Democracy Now! talks to a man who lost his wife in the attacks and is preparing to sue the White House.
Newsweek is reporting President Bush may try to invoke executive privilege to keep key documents relating to the September 11 attacks out of the hands of investigators with the independent panel created by Congress to probe all aspects of 9-11.
Last week, we spoke with Newsweek investigative reporter Michael Isikoff, who said that administration officials are waging a behind-the-scenes battle to restrict public disclosure of an 800-page secret report prepared by a joint congressional inquiry. The report details intelligence and law-enforcement failures that preceded the September 11 attacks, including warnings given to President Bush and his top advisors during the summer of 2001.
This week, Isikoff and Mark Hosenball are reporting chief that White House council Alberto Gonzales privately told the chair of the 9-11 panel Thomas Kean that the White House may seek to invoke executive privilege over documents sought by the commission. (Thomas Kean is the former Republican governor of New Jersey who Bush named to chair the panel.)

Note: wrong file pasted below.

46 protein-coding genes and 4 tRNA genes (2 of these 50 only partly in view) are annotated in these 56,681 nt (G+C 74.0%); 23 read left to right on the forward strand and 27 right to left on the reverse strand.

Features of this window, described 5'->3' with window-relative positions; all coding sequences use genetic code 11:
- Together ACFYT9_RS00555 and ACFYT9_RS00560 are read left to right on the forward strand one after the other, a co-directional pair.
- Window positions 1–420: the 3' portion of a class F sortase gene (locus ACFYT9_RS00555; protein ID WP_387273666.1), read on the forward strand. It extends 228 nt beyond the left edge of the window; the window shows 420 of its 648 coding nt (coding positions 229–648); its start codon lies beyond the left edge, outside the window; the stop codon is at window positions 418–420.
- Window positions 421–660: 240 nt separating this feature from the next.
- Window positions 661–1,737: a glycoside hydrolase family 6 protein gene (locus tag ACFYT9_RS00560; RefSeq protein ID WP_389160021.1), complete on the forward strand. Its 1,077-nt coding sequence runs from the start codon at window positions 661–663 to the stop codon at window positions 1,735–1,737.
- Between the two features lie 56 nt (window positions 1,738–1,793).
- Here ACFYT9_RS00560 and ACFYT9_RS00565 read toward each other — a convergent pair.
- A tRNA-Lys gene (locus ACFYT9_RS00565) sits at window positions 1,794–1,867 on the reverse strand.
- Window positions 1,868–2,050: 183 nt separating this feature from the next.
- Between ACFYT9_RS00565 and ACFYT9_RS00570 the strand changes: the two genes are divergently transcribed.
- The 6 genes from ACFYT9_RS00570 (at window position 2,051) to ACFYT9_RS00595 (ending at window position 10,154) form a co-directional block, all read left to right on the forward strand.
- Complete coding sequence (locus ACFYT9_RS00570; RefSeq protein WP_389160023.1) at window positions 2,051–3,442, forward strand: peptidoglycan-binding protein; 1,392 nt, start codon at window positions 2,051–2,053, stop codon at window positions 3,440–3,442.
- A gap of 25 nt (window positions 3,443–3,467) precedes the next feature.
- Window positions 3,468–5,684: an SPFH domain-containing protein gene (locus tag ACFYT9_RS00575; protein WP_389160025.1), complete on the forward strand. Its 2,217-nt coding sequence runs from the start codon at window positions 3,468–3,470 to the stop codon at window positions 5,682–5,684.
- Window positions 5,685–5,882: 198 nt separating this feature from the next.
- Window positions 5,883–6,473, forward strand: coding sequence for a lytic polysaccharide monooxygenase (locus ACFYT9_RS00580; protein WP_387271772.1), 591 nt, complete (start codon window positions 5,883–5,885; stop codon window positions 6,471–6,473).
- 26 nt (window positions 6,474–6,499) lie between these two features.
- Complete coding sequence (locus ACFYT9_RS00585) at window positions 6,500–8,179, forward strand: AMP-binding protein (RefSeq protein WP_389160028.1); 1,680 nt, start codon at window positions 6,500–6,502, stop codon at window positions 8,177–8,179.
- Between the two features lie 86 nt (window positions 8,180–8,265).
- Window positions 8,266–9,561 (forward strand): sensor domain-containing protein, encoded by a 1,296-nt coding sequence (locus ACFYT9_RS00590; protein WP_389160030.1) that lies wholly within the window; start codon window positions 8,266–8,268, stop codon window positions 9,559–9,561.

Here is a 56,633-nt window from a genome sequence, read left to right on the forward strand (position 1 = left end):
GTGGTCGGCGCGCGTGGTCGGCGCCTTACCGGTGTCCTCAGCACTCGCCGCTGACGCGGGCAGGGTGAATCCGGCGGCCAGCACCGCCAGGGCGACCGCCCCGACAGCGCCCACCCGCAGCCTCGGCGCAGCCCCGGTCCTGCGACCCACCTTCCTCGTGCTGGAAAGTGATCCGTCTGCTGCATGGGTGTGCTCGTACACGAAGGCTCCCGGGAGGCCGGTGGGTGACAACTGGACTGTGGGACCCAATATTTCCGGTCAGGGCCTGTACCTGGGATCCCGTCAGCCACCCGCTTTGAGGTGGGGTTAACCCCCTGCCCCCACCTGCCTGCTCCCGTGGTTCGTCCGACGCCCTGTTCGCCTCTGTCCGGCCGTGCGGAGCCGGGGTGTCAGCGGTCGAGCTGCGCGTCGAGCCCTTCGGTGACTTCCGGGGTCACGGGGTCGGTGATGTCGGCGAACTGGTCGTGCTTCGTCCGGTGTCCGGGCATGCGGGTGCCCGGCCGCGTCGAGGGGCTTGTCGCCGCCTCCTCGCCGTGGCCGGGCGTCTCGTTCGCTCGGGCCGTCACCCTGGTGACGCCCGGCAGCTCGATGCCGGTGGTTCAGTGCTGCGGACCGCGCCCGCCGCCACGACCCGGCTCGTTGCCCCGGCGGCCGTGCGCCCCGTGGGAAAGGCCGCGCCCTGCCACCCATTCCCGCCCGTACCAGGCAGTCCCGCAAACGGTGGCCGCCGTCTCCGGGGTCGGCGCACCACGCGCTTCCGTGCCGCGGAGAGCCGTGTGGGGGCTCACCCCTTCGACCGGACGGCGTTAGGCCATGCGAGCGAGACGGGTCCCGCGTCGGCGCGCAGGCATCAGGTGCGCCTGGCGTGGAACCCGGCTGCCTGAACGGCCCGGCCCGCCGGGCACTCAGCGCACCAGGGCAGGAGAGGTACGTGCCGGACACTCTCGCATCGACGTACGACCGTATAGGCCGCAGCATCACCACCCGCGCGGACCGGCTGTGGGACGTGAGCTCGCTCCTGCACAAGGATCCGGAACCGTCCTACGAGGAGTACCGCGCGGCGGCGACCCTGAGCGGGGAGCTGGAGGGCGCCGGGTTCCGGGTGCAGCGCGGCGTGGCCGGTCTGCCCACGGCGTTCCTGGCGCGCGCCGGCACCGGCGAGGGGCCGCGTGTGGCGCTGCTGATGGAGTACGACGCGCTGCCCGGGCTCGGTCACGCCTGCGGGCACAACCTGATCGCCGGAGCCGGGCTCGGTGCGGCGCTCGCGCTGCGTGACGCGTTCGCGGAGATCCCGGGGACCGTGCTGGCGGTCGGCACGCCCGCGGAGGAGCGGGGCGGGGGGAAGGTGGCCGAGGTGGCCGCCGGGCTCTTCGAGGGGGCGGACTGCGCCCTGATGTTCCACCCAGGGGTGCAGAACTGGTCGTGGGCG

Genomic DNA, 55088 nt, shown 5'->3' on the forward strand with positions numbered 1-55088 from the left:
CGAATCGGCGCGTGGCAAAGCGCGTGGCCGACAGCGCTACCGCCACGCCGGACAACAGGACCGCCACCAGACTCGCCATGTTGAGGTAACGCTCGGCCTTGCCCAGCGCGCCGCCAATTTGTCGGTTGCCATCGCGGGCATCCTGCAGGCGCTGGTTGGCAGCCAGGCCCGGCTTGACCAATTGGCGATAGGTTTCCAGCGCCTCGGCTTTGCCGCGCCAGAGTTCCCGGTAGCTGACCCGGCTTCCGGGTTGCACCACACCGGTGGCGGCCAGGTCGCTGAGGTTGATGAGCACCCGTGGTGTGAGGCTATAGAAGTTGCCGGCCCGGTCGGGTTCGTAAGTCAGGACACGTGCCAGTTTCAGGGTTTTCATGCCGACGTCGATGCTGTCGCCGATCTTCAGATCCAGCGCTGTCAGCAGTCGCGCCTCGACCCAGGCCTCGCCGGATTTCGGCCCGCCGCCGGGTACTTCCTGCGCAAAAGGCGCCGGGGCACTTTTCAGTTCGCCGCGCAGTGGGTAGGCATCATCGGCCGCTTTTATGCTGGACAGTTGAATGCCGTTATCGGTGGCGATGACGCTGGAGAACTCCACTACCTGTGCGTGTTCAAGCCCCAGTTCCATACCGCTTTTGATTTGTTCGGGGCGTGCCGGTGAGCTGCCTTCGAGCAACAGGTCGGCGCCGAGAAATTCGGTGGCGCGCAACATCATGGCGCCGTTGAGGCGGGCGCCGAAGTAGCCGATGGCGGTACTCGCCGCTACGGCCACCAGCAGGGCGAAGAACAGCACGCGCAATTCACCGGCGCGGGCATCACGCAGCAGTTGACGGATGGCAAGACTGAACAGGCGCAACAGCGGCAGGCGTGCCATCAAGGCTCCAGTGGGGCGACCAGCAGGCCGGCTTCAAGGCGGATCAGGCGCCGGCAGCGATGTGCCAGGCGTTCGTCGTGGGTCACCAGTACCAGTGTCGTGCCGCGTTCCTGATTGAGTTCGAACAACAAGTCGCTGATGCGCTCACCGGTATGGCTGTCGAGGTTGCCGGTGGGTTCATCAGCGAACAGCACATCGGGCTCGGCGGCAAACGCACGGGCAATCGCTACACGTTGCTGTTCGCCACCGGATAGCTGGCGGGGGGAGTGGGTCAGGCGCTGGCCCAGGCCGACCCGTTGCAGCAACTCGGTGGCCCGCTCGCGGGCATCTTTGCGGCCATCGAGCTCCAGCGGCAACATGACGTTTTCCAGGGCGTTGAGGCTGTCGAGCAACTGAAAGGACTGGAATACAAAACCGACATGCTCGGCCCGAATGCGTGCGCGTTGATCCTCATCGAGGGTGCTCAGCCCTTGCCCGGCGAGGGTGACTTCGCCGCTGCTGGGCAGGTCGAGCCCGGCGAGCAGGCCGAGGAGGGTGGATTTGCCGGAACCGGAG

Among the most sensitive documents the commission is interested in reviewing are internal National Security Council minutes from the spring and summer of 2001. That is when the CIA and other intelligence agencies were warning that an attack by Al Qaeda could well be imminent.
The panel is also expected to seek interviews with key players in the Bush administration such as national security adviser Condoleezza Rice. And the panel will likely request to review debriefings of key Al Qaeda suspects who have been arrested.
- Stephen Push, with Families of September 11. His wife of 21 years, Lisa J. Raines, was on American Airlines Flight 77 that crashed into the Pentagon on September 11, 2001.
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